Wednesday, September 22, 2010

Subbing for Pre-School (Because I Am Too Exhausted to Think of a Creative Title)

Today I subbed for a pre-school class in a small rural town 15 minutes away from my town. I was a little apprehensive going in because I wasn’t sure how well I would do in managing an entire class of 3 and 4 year olds. I was comforted by the thought of having a teacher’s aide. The other part of me was excited. Three and four year olds are so cute! Even when they are being obnoxious as I found out today.

I’ve found that I am able to remember names rather quickly. I try to say the children's names as often as I can, out of necessity because I like to know a kid’s name when I am asking them to do something. However, it is so easy to get kids mixed up. For instance, during nap time, I kept telling “Irvin” to lay down and stop talking. Later, I realized his name was actually “John.” Irvin and John both were wearing the same shade blue shirts and they had the same hair and their faces had similar qualities. Poor Irvin. He was being a good boy, laying quietly on his mat the whole time! The thing is, when I said something to him about it, he didn’t seem to have any idea what I was talking about.

One little boy, “Jonothan,” seemed so sweet. When I brought them in from the playground for breakfast before the day began, he said, “You’re pretty.” Sweetness can be deceiving. Don’t get me wrong, I still thought he was sweet, but I soon learned that he did not like to follow instructions. At time he would be quiet and compliant, but at other times he would be loud and wouldn’t stay still. Nap time for instance. No matter how often I threatened to send him to the office, he still wouldn’t lay down and stay quiet. Eventually, I did send him to the office because he was making the other kids act up.

And I felt really bad about sending him to the office. He just was being a little boy. He wanted to make a tent with his blanket and several chairs. He wanted to talk to the kid next to him. In any other circumstance, I would have made a tent with him and told him a story. But this was a classroom of course and I wasn’t about to have the teacher aide come back from lunch to a rowdy class during nap time.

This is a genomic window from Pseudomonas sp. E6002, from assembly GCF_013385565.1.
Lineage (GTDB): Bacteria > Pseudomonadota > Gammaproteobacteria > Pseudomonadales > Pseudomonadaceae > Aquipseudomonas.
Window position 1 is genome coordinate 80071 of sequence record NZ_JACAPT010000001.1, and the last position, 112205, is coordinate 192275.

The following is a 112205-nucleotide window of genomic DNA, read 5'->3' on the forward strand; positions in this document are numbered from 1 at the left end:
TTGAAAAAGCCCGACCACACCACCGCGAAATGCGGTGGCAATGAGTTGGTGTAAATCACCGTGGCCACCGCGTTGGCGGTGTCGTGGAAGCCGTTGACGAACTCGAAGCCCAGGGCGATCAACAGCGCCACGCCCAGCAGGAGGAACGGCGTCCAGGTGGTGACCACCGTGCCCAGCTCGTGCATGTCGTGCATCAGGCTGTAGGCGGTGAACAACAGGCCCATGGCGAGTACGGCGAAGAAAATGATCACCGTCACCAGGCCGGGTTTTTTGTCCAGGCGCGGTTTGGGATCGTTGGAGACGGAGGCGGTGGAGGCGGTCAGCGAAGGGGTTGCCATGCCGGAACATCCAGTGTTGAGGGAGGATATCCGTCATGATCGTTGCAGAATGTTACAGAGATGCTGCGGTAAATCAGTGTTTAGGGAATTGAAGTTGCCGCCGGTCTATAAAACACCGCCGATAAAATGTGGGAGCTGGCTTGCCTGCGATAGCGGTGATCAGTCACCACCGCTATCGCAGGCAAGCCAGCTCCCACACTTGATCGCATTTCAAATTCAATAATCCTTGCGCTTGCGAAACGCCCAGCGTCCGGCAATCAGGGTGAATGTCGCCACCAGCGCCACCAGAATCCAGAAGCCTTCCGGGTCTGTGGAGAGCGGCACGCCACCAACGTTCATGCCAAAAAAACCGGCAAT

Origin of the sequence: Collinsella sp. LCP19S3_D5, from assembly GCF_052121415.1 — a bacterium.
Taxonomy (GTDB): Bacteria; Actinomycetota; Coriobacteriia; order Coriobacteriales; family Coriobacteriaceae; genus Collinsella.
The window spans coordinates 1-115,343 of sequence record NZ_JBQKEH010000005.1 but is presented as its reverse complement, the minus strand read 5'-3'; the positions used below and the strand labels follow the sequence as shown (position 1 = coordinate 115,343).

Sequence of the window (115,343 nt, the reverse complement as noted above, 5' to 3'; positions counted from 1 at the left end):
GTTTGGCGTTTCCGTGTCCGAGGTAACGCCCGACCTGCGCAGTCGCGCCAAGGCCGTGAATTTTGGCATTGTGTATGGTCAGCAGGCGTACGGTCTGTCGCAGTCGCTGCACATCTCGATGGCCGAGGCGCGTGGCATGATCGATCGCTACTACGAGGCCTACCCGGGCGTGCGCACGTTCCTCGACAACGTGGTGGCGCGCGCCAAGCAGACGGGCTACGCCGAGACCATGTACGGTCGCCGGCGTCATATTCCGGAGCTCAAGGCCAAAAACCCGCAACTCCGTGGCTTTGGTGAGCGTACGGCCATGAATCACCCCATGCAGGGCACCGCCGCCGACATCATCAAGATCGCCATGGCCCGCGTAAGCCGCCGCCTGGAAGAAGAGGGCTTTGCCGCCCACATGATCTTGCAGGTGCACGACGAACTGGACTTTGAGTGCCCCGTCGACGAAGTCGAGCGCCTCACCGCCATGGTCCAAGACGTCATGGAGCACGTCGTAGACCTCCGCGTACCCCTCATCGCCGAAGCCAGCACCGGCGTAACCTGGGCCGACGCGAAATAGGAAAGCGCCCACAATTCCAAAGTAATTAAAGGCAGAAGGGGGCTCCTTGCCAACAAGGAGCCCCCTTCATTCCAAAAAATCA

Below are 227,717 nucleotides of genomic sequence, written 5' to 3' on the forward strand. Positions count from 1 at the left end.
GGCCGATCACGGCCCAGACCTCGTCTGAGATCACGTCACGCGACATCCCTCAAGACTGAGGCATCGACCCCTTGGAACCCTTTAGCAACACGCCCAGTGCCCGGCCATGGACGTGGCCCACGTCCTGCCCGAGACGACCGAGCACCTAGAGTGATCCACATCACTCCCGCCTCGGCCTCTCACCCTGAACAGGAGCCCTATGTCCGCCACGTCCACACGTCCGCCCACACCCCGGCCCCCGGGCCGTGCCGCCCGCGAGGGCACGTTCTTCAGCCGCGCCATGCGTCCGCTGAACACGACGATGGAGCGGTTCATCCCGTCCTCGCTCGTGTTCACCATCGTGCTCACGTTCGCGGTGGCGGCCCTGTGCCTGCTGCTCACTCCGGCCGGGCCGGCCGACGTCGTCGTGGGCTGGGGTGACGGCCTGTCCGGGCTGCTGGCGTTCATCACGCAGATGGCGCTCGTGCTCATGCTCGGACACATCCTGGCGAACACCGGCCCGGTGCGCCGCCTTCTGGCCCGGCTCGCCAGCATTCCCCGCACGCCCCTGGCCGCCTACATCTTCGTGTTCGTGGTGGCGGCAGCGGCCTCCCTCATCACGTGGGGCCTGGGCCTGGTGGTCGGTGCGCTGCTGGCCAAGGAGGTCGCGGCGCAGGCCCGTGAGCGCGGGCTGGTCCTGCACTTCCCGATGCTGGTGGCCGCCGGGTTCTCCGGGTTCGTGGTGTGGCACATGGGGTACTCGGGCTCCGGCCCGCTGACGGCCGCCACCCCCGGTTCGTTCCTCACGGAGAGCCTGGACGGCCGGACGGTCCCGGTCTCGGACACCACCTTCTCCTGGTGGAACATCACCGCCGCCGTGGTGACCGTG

Anyways, it turns out that Jonothan is always like that, so the aide says. She got quite frustrated with him later in the day and made him sit at a table by himself with his head down.

And then she said something that broke my heart.

“You know what, Jonothan,” she said. “Don’t come back to school tomorrow. Stay home. We don’t want you here.”

Then he mumbled something about not wanting to go home. (I think). And the aide said, “Yeah, your parents probably don’t want you there either.”

I couldn’t say anything. I couldn’t correct or criticize the aide in front of a bunch of kids that she has to spend seven hours, five days a week with. I imagine that could be frustrating in itself. And I really like the aide. I have nothing against her. She was very helpful today. But I really really wished she had not said that. Because words can make such an impact on little kids. And telling someone, who only wants attention, that you don’t want him, that nobody wants him, is the most hurtful thing a person could say to a little kid.

At the end of the day, when we lined the kids up and the aide took them out to the bus, Jonothan still sat at the table. He wouldn’t get his bookbag. He wouldn’t get up and come outside when I asked him to. And so I knelt down by Jonothan and told him how special he is. I told him that I think he is a good person and that I want him to come back to school. I told him that people would miss him if he didn’t come back. And I told him that his parents would miss him too if he didn’t go home.

He just looked even sadder so I tried to distract him. I asked him if he had any brothers and sisters. He looked up and spoke for the first time. He has two brothers and one sister, but he doesn’t know how old they are. Do you guys like to play together? I asked. He nodded his head, but then said, “My other brother and sister hate me.”

I asked him if he had any pets. He started talking again. He has three dogs and one cat, some pigs and a bunch of chickens. We talked about his animals. I told him that his pets would miss him if he didn’t come home. And then I tried to take him out to the bus again. He still resisted. Eventually the aide and I had to practically drag him outside so the bus wouldn’t leave without him.

All the way home, my heart was breaking.

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